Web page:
Joining the March for Tax Relief
As published in the San Diego Daily Transcript
by Vince Vasquez
Thursday, September 3, 2009
This week, the City of Los Angeles surprised residents with the results of a key program that provided temporary tax relief to local business owners. As San Diego officials review their dwindling options to plug a new fiscal shortfall, stronger consideration should be given for advancing a primed tax reform package at City Hall.
At issue is “tax amnesty,” a policy whereby taxpayers are allowed for a limited time to repay part or all owed tax debt without financial penalties or prosecution. Amnesty programs are popular with cash-strapped municipalities, who net new revenue and taxpayers through the process, as well as delinquent enterprises, which may be facing thousands of dollars in late fees and interest for unreported income or unlicensed businesses. Though they vary in size and scope – some amnesties mandate back taxes to be paid with interest, while others simply require current business license taxes to be paid – they all take a business-friendly approach to solving a problem that may be costing local governments millions of dollars in lost revenue, as the City of Los Angeles found out this summer.
This Tuesday, LA Mayor Antonio Villaraigosa announced that 8,673 businesses participated in the three-month amnesty program that ended this July, resulting in $18.6 million in paid taxes. By participating in the program and paying all outstanding principal, interest and fees owed to the City, local companies were able to avoid up to 40% penalties on the principal tax due, which in some cases was substantial. According to Finance Director Antoinette Christovale, the largest amnesty participant was a telecommunications company that paid $1.5 million. But even smaller penalties could mean the difference between shuttering a business and keeping it open, as more than 95% of businesses in America have fewer than 500 employees, and an estimated 7% of Americans are self-employed. In all, Los Angeles forewent $6.7 million in penalties for delinquent enterprises, a tally which City Hall likely lacked the manpower and resources to effectively recoup through legal action and scatter-shot bureaucratic searches.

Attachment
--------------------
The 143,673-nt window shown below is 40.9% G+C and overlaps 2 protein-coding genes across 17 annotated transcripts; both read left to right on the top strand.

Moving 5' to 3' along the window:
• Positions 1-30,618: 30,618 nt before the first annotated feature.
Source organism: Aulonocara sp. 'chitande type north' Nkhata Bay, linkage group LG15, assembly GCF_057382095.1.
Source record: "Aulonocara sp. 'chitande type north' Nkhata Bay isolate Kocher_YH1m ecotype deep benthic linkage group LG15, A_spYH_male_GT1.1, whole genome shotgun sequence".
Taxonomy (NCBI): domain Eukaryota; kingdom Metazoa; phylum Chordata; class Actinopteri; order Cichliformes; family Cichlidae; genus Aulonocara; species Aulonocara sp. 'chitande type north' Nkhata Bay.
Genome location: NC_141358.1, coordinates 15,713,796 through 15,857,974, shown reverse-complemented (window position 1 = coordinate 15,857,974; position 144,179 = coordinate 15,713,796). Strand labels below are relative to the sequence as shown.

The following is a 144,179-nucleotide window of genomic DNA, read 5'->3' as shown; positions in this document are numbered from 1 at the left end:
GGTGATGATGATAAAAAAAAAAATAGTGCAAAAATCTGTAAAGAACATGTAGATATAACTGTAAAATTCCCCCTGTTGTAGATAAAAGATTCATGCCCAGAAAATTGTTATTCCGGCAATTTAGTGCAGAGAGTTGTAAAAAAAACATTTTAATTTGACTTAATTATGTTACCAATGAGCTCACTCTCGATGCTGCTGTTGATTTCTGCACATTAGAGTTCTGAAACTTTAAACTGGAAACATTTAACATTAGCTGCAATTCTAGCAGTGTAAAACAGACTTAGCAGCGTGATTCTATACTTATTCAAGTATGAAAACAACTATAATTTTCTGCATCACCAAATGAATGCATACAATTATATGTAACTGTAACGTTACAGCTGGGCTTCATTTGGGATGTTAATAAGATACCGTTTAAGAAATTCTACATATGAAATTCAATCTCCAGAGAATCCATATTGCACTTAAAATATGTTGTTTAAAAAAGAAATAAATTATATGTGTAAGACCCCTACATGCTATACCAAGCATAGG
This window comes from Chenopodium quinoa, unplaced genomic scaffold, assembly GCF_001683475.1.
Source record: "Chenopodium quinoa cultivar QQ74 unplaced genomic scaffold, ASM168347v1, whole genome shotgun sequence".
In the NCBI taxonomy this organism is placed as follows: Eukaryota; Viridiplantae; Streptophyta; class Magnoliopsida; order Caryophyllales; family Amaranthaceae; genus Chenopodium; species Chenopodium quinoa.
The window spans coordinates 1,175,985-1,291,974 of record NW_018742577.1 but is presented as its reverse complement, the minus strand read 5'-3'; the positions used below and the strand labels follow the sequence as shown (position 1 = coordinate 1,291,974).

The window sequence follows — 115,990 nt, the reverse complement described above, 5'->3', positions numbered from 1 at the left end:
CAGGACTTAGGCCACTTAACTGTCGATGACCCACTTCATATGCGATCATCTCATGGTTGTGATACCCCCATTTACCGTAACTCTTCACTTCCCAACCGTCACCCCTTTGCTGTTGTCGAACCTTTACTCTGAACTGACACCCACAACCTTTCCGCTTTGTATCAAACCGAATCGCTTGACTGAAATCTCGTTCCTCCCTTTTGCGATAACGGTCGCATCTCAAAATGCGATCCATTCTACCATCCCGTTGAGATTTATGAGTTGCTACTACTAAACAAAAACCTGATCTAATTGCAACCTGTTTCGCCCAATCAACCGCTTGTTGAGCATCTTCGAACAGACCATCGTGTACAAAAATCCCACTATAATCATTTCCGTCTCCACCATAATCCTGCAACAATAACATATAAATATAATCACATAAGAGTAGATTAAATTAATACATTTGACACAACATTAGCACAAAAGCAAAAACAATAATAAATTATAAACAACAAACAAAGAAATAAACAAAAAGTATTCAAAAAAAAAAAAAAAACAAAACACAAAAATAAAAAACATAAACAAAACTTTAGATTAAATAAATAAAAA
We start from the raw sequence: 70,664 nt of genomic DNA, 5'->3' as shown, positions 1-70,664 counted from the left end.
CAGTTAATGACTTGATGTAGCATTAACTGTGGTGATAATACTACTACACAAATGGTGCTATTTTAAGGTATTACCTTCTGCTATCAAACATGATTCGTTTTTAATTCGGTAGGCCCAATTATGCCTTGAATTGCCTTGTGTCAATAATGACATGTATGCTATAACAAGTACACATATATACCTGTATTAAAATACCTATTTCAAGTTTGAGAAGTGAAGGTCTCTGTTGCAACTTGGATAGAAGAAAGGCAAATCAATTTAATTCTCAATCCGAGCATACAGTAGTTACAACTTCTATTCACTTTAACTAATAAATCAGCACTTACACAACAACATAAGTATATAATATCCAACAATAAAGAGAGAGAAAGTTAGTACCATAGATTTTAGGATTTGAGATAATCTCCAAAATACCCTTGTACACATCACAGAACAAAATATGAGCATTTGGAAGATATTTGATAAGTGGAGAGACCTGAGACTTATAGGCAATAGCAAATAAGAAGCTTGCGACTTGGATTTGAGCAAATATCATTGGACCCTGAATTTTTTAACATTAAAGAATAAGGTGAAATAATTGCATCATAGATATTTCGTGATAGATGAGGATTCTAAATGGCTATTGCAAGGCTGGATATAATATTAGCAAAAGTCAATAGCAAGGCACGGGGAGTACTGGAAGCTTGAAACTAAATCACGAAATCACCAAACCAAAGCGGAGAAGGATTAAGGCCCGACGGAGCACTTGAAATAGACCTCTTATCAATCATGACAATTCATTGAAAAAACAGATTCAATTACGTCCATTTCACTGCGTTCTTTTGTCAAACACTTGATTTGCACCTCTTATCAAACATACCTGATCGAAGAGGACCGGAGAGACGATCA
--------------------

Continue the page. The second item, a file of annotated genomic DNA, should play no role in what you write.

What made LA’s amnesty success unique is that it is unprecedented for the city, and it surpassed original revenue goals by more than $8 million. Los Angeles has initiated three amnesty programs since the 1990’s, including a 2001 amnesty for business and payroll taxes that yielded more than $14 million in tax revenue and a six month tax amnesty that netted $5 million in 2002. However, this year, Los Angeles broadened the number of taxes qualified for regulatory reprieve, including the business license tax, utility taxes, a parking tax, and the transient occupancy tax levied at hotels. Los Angeles city officials also took smart steps to raise public awareness to the program, including developing a media campaign, a new Tax Amnesty Hotline, and distributing program information in Spanish, Chinese and Korean.